A dog photoshoot in Preston without duck quacks
I have a speciality, pet photography, dog photography in particular.
Sure, I also photograph nature and landscapes, write guides and share my best tips, but day to day, I am a dog photographer (who also photographs other animals), and I'd like to share one of those recent dog photoshoots with you today.
Meet Jess, a two year old chocolate Labrador. Jess attended a dog portrait session, accompanied by her owners, earlier this month, with a challenge! Jess was no stranger to portrait sessions and having attended a session with one of Preston's most prestigious dog photographers, I was given the challenge of creating a series of stunning portraits without poses.
A dog portrait without posing?
Indeed. Well I was up for the challenge. Dog portraits traditionally entail one curious dog, a beautiful location, and a dog photographer making unusual noises to get the dogs attention with a liberal dose of "sit", "lie down", and "stay" commands. Not my style, so to be asked to perform a candid portrait session, completely absent of the unusual rituals of quacking like a duck and balancing toys on my head was like music to my ears.
I've always preferred the candid approach. A long walk through the landscape, being sure to stop off at various places of interest, or anywhere the dog would like to play, while remaining poised to capture every spark of personality that comes out as the course of events (or mayhem) ensues.
The big gun - Sigma 150-600 Contemporary
Jess likes to run about, alot. She's unpredictable, and has been known to 'go off on one' to chase down squirrels. Given that I'm not much of a runner a big lens was required. So I brought along the 600mm beast, my sigma 150-600mm contemporary, the longest lens of it's kind under £10,000, very sharp, and quick in reasonable light. Exactly what I'd need. All of the shots that follow were from that lens.
No accounting for the weather
The weather started out amazing, perfect pre golden-hour light, a spattering of cloud cover for softer shadows, and no sign of rain. Great. Arriving 30 mins early at Haslam Park, there was time to tour the grounds, checking conditions, well lit spots and what-not, everything looked fantastic... Until we hit the top of the hour, time to meet Jess, and the sun vanished behind the clouds. Lovely [sarcasm].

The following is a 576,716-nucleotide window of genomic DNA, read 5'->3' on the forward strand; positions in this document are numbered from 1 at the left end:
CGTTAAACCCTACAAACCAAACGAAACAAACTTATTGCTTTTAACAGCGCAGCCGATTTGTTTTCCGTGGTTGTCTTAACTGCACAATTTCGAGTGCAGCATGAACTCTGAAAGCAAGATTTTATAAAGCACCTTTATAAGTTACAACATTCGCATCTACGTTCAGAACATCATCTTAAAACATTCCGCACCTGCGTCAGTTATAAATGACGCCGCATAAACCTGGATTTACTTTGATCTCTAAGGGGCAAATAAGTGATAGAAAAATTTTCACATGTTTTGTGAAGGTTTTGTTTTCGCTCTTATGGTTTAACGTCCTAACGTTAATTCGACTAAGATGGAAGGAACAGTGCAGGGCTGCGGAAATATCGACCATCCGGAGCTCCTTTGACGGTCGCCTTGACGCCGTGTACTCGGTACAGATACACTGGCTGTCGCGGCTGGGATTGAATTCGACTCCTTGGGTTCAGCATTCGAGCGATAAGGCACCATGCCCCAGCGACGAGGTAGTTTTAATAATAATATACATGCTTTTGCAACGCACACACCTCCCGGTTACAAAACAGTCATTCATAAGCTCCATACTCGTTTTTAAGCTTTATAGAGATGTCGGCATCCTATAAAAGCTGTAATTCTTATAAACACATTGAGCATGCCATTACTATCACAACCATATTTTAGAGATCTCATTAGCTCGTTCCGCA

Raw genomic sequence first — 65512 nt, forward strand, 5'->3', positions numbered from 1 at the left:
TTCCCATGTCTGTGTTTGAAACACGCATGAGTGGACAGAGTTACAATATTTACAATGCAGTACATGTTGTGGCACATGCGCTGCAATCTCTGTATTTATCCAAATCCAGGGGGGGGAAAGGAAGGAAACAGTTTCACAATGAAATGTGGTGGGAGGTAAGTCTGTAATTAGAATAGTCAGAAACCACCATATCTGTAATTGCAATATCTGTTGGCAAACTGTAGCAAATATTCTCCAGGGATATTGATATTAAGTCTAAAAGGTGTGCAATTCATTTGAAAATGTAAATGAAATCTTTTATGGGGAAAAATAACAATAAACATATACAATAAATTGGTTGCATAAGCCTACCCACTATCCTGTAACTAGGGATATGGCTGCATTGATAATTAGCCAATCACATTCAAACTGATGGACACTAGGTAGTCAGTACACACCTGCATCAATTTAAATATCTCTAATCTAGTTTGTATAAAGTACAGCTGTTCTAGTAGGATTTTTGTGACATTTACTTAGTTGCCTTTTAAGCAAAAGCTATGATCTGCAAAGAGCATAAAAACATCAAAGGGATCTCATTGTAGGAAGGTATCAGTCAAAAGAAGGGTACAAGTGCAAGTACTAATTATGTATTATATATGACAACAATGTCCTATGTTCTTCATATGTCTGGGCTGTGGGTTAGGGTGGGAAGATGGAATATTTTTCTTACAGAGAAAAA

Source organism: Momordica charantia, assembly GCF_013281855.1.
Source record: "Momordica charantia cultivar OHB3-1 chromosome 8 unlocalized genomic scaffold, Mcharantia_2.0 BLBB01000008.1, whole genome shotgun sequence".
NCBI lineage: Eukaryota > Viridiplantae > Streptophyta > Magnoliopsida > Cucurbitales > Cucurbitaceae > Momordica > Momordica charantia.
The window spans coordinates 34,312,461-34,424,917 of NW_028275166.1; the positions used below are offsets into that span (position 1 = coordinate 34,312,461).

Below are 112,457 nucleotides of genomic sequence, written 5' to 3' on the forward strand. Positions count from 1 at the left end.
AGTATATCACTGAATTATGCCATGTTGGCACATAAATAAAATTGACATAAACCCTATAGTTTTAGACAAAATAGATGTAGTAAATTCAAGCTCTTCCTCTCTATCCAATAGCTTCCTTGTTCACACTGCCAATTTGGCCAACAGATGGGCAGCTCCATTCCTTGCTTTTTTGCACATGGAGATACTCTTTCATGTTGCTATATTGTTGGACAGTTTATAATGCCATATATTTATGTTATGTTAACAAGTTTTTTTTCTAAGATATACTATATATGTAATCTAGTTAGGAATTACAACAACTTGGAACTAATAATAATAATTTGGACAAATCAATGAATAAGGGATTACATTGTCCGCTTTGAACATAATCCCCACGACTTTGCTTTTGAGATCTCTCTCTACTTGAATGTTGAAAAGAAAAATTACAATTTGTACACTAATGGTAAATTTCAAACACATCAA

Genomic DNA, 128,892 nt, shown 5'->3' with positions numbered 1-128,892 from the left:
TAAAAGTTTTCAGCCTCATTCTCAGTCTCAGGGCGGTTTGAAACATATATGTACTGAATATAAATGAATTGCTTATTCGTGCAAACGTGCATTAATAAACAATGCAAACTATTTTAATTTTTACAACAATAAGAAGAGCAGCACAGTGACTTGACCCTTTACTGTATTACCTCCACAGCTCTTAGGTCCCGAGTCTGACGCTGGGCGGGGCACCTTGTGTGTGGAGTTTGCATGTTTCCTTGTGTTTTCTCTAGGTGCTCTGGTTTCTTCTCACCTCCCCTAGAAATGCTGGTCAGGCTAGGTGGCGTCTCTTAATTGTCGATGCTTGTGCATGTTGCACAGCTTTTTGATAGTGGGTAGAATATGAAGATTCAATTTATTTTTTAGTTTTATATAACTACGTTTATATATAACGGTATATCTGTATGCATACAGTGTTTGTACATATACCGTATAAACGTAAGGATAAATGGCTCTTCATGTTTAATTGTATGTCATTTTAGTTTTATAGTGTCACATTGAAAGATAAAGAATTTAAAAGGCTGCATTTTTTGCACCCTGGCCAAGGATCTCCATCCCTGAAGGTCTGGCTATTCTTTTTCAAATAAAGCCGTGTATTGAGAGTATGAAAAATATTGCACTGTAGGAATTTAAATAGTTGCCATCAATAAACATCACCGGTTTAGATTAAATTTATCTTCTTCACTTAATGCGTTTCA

Luckily I'm not one to shy away from a bit of weather, I'd be in the wrong job if I was. I'd just have to be a little more selective of where and how I shoot, crank up the ISO a touch, and carry on. No artificial light was to be used in this shoot! I did say I was up for a challenge.
Dog swaps and fluffy mobs
Haslam Park (Preston, England) is a very dog friendly location, meaning there are lots of very friendly dogs about. On this occasion this made for some very amusing moments. About 15 minutes in shooting had to go on hold when another Retriever decided to join in, things got very friendly and somehow there was a temporary dog swap... Jess and the unknown Retriever decided to follow each other's owners.
Now, lying prone as I often am for these stunning low shots leaves me somewhat vulnerable (and inviting) to the many other friendly dogs that want to come see what's going on, so being mobbed by random dogs, including the one I'm photographing tends to be an occupational hazard. Not complaining.
I love this location for it's variety. Within the space of a 30 minute walk you'll encounter woodland, manicured tree lined paths, open fields, wildflowers, a duck pond, and a stream. Each location offering a different opportunity for a photograph. Jess felt at home, so we could just let her choose the locations while I knew exactly where to look for the perfect shots.
A happy customer
The most important results for me was a very happy customer, and a happy dog throughout. I accepted the challenge of taking on a dog portrait without poses, perfect for my style, and despite the weather being uncooperative, captured some beautiful shots, full of personality, without having to make duck quack noises or balance a toy on my head.